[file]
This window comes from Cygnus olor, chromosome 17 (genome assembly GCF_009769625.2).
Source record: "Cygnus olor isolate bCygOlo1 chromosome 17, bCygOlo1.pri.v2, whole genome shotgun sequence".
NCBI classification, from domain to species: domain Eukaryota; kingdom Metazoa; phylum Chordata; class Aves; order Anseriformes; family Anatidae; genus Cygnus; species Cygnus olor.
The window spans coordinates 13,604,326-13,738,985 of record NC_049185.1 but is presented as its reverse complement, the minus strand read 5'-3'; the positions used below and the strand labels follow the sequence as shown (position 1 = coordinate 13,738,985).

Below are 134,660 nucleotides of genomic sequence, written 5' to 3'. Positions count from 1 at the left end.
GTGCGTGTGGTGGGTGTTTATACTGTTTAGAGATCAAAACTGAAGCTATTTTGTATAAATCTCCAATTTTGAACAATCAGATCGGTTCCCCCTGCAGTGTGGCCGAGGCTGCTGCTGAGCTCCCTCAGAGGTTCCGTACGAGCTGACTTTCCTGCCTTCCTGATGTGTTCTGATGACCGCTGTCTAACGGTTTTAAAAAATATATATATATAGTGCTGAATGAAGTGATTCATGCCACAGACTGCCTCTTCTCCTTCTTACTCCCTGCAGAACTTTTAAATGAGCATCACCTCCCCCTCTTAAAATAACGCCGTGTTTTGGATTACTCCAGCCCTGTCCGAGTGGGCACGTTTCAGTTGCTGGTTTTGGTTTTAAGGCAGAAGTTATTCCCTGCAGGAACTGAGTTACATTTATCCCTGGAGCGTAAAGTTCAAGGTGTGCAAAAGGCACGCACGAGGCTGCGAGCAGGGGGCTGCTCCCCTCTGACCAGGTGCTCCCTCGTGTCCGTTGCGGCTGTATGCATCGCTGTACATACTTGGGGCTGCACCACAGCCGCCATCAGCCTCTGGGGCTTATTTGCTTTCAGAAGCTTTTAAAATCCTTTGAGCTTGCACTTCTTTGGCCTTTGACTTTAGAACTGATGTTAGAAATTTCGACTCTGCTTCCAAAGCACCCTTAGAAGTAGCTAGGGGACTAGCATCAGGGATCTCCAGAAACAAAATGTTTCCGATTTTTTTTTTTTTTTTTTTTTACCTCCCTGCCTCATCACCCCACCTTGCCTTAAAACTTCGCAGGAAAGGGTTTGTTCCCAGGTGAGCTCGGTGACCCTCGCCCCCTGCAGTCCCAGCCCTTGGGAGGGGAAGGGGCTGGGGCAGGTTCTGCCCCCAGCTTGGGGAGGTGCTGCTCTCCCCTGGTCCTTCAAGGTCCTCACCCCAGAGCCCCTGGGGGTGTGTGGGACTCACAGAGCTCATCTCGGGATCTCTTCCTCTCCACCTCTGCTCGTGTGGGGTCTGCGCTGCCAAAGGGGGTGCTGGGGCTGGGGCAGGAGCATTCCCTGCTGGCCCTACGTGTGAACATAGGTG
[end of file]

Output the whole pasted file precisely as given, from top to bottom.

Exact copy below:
This window comes from Cygnus olor, chromosome 17 (genome assembly GCF_009769625.2).
Source record: "Cygnus olor isolate bCygOlo1 chromosome 17, bCygOlo1.pri.v2, whole genome shotgun sequence".
NCBI classification, from domain to species: domain Eukaryota; kingdom Metazoa; phylum Chordata; class Aves; order Anseriformes; family Anatidae; genus Cygnus; species Cygnus olor.
The window spans coordinates 13,604,326-13,738,985 of record NC_049185.1 but is presented as its reverse complement, the minus strand read 5'-3'; the positions used below and the strand labels follow the sequence as shown (position 1 = coordinate 13,738,985).

Below are 134,660 nucleotides of genomic sequence, written 5' to 3'. Positions count from 1 at the left end.
GTGCGTGTGGTGGGTGTTTATACTGTTTAGAGATCAAAACTGAAGCTATTTTGTATAAATCTCCAATTTTGAACAATCAGATCGGTTCCCCCTGCAGTGTGGCCGAGGCTGCTGCTGAGCTCCCTCAGAGGTTCCGTACGAGCTGACTTTCCTGCCTTCCTGATGTGTTCTGATGACCGCTGTCTAACGGTTTTAAAAAATATATATATATAGTGCTGAATGAAGTGATTCATGCCACAGACTGCCTCTTCTCCTTCTTACTCCCTGCAGAACTTTTAAATGAGCATCACCTCCCCCTCTTAAAATAACGCCGTGTTTTGGATTACTCCAGCCCTGTCCGAGTGGGCACGTTTCAGTTGCTGGTTTTGGTTTTAAGGCAGAAGTTATTCCCTGCAGGAACTGAGTTACATTTATCCCTGGAGCGTAAAGTTCAAGGTGTGCAAAAGGCACGCACGAGGCTGCGAGCAGGGGGCTGCTCCCCTCTGACCAGGTGCTCCCTCGTGTCCGTTGCGGCTGTATGCATCGCTGTACATACTTGGGGCTGCACCACAGCCGCCATCAGCCTCTGGGGCTTATTTGCTTTCAGAAGCTTTTAAAATCCTTTGAGCTTGCACTTCTTTGGCCTTTGACTTTAGAACTGATGTTAGAAATTTCGACTCTGCTTCCAAAGCACCCTTAGAAGTAGCTAGGGGACTAGCATCAGGGATCTCCAGAAACAAAATGTTTCCGATTTTTTTTTTTTTTTTTTTTTACCTCCCTGCCTCATCACCCCACCTTGCCTTAAAACTTCGCAGGAAAGGGTTTGTTCCCAGGTGAGCTCGGTGACCCTCGCCCCCTGCAGTCCCAGCCCTTGGGAGGGGAAGGGGCTGGGGCAGGTTCTGCCCCCAGCTTGGGGAGGTGCTGCTCTCCCCTGGTCCTTCAAGGTCCTCACCCCAGAGCCCCTGGGGGTGTGTGGGACTCACAGAGCTCATCTCGGGATCTCTTCCTCTCCACCTCTGCTCGTGTGGGGTCTGCGCTGCCAAAGGGGGTGCTGGGGCTGGGGCAGGAGCATTCCCTGCTGGCCCTACGTGTGAACATAGGTG